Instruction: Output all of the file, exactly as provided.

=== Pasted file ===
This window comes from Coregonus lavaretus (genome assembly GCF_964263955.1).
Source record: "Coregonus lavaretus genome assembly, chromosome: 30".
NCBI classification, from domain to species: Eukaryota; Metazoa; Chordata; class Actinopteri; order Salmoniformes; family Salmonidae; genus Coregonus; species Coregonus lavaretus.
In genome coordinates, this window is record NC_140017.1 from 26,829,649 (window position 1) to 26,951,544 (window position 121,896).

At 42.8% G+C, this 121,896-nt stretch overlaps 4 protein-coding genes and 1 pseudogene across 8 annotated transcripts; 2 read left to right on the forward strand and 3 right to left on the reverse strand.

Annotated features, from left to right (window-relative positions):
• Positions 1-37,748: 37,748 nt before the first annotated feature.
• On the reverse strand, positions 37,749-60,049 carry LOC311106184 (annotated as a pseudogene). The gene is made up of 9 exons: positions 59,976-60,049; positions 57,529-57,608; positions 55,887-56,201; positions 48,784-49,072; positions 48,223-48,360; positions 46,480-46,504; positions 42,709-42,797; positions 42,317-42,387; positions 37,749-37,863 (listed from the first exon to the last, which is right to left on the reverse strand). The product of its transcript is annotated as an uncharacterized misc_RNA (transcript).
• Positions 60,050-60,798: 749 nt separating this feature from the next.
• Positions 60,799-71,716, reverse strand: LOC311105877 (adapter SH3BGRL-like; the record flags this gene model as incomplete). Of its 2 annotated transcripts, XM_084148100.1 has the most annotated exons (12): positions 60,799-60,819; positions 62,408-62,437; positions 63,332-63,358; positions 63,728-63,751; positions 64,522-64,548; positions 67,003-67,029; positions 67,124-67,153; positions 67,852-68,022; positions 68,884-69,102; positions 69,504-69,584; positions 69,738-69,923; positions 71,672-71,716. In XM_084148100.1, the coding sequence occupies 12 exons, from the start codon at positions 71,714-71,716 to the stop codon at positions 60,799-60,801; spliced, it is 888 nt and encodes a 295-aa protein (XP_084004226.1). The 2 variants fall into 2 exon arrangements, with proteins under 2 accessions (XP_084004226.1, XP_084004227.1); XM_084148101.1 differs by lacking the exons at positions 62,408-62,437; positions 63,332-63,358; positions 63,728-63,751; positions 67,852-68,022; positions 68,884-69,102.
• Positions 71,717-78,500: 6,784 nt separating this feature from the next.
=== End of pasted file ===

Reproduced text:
This window comes from Coregonus lavaretus (genome assembly GCF_964263955.1).
Source record: "Coregonus lavaretus genome assembly, chromosome: 30".
NCBI classification, from domain to species: Eukaryota; Metazoa; Chordata; class Actinopteri; order Salmoniformes; family Salmonidae; genus Coregonus; species Coregonus lavaretus.
In genome coordinates, this window is record NC_140017.1 from 26,829,649 (window position 1) to 26,951,544 (window position 121,896).

At 42.8% G+C, this 121,896-nt stretch overlaps 4 protein-coding genes and 1 pseudogene across 8 annotated transcripts; 2 read left to right on the forward strand and 3 right to left on the reverse strand.

Annotated features, from left to right (window-relative positions):
• Positions 1-37,748: 37,748 nt before the first annotated feature.
• On the reverse strand, positions 37,749-60,049 carry LOC311106184 (annotated as a pseudogene). The gene is made up of 9 exons: positions 59,976-60,049; positions 57,529-57,608; positions 55,887-56,201; positions 48,784-49,072; positions 48,223-48,360; positions 46,480-46,504; positions 42,709-42,797; positions 42,317-42,387; positions 37,749-37,863 (listed from the first exon to the last, which is right to left on the reverse strand). The product of its transcript is annotated as an uncharacterized misc_RNA (transcript).
• Positions 60,050-60,798: 749 nt separating this feature from the next.
• Positions 60,799-71,716, reverse strand: LOC311105877 (adapter SH3BGRL-like; the record flags this gene model as incomplete). Of its 2 annotated transcripts, XM_084148100.1 has the most annotated exons (12): positions 60,799-60,819; positions 62,408-62,437; positions 63,332-63,358; positions 63,728-63,751; positions 64,522-64,548; positions 67,003-67,029; positions 67,124-67,153; positions 67,852-68,022; positions 68,884-69,102; positions 69,504-69,584; positions 69,738-69,923; positions 71,672-71,716. In XM_084148100.1, the coding sequence occupies 12 exons, from the start codon at positions 71,714-71,716 to the stop codon at positions 60,799-60,801; spliced, it is 888 nt and encodes a 295-aa protein (XP_084004226.1). The 2 variants fall into 2 exon arrangements, with proteins under 2 accessions (XP_084004226.1, XP_084004227.1); XM_084148101.1 differs by lacking the exons at positions 62,408-62,437; positions 63,332-63,358; positions 63,728-63,751; positions 67,852-68,022; positions 68,884-69,102.
• Positions 71,717-78,500: 6,784 nt separating this feature from the next.